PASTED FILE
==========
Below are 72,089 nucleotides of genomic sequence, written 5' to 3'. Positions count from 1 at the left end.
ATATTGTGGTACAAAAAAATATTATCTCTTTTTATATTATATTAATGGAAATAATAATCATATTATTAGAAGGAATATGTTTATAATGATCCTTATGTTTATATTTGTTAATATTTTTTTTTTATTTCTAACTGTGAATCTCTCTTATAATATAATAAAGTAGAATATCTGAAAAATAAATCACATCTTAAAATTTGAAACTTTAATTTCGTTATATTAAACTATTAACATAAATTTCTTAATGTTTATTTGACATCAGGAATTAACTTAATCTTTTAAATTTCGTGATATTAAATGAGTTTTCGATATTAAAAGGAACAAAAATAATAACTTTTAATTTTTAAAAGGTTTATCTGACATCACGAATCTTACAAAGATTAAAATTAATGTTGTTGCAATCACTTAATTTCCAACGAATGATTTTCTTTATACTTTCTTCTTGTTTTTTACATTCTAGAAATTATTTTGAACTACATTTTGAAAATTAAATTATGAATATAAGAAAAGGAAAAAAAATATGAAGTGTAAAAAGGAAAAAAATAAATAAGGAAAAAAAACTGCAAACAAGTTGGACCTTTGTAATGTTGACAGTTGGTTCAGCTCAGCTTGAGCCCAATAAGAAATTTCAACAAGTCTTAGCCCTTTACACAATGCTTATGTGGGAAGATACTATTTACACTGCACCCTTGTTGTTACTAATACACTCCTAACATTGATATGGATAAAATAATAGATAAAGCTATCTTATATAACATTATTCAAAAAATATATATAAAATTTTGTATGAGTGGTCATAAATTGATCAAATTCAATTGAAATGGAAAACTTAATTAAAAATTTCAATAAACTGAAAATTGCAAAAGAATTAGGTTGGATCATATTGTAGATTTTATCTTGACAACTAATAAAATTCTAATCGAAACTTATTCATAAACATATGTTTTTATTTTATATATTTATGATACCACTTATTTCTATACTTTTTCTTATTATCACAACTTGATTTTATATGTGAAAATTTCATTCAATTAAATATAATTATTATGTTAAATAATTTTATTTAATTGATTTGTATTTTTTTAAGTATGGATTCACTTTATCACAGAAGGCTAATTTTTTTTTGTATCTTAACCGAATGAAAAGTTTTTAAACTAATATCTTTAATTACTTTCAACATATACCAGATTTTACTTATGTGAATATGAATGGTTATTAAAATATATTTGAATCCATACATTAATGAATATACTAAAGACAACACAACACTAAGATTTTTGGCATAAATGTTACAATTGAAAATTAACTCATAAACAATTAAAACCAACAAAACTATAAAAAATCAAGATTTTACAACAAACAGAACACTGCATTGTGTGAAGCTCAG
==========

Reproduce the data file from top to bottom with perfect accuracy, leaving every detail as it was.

Below are 72,089 nucleotides of genomic sequence, written 5' to 3'. Positions count from 1 at the left end.
ATATTGTGGTACAAAAAAATATTATCTCTTTTTATATTATATTAATGGAAATAATAATCATATTATTAGAAGGAATATGTTTATAATGATCCTTATGTTTATATTTGTTAATATTTTTTTTTTATTTCTAACTGTGAATCTCTCTTATAATATAATAAAGTAGAATATCTGAAAAATAAATCACATCTTAAAATTTGAAACTTTAATTTCGTTATATTAAACTATTAACATAAATTTCTTAATGTTTATTTGACATCAGGAATTAACTTAATCTTTTAAATTTCGTGATATTAAATGAGTTTTCGATATTAAAAGGAACAAAAATAATAACTTTTAATTTTTAAAAGGTTTATCTGACATCACGAATCTTACAAAGATTAAAATTAATGTTGTTGCAATCACTTAATTTCCAACGAATGATTTTCTTTATACTTTCTTCTTGTTTTTTACATTCTAGAAATTATTTTGAACTACATTTTGAAAATTAAATTATGAATATAAGAAAAGGAAAAAAAATATGAAGTGTAAAAAGGAAAAAAATAAATAAGGAAAAAAAACTGCAAACAAGTTGGACCTTTGTAATGTTGACAGTTGGTTCAGCTCAGCTTGAGCCCAATAAGAAATTTCAACAAGTCTTAGCCCTTTACACAATGCTTATGTGGGAAGATACTATTTACACTGCACCCTTGTTGTTACTAATACACTCCTAACATTGATATGGATAAAATAATAGATAAAGCTATCTTATATAACATTATTCAAAAAATATATATAAAATTTTGTATGAGTGGTCATAAATTGATCAAATTCAATTGAAATGGAAAACTTAATTAAAAATTTCAATAAACTGAAAATTGCAAAAGAATTAGGTTGGATCATATTGTAGATTTTATCTTGACAACTAATAAAATTCTAATCGAAACTTATTCATAAACATATGTTTTTATTTTATATATTTATGATACCACTTATTTCTATACTTTTTCTTATTATCACAACTTGATTTTATATGTGAAAATTTCATTCAATTAAATATAATTATTATGTTAAATAATTTTATTTAATTGATTTGTATTTTTTTAAGTATGGATTCACTTTATCACAGAAGGCTAATTTTTTTTTGTATCTTAACCGAATGAAAAGTTTTTAAACTAATATCTTTAATTACTTTCAACATATACCAGATTTTACTTATGTGAATATGAATGGTTATTAAAATATATTTGAATCCATACATTAATGAATATACTAAAGACAACACAACACTAAGATTTTTGGCATAAATGTTACAATTGAAAATTAACTCATAAACAATTAAAACCAACAAAACTATAAAAAATCAAGATTTTACAACAAACAGAACACTGCATTGTGTGAAGCTCAG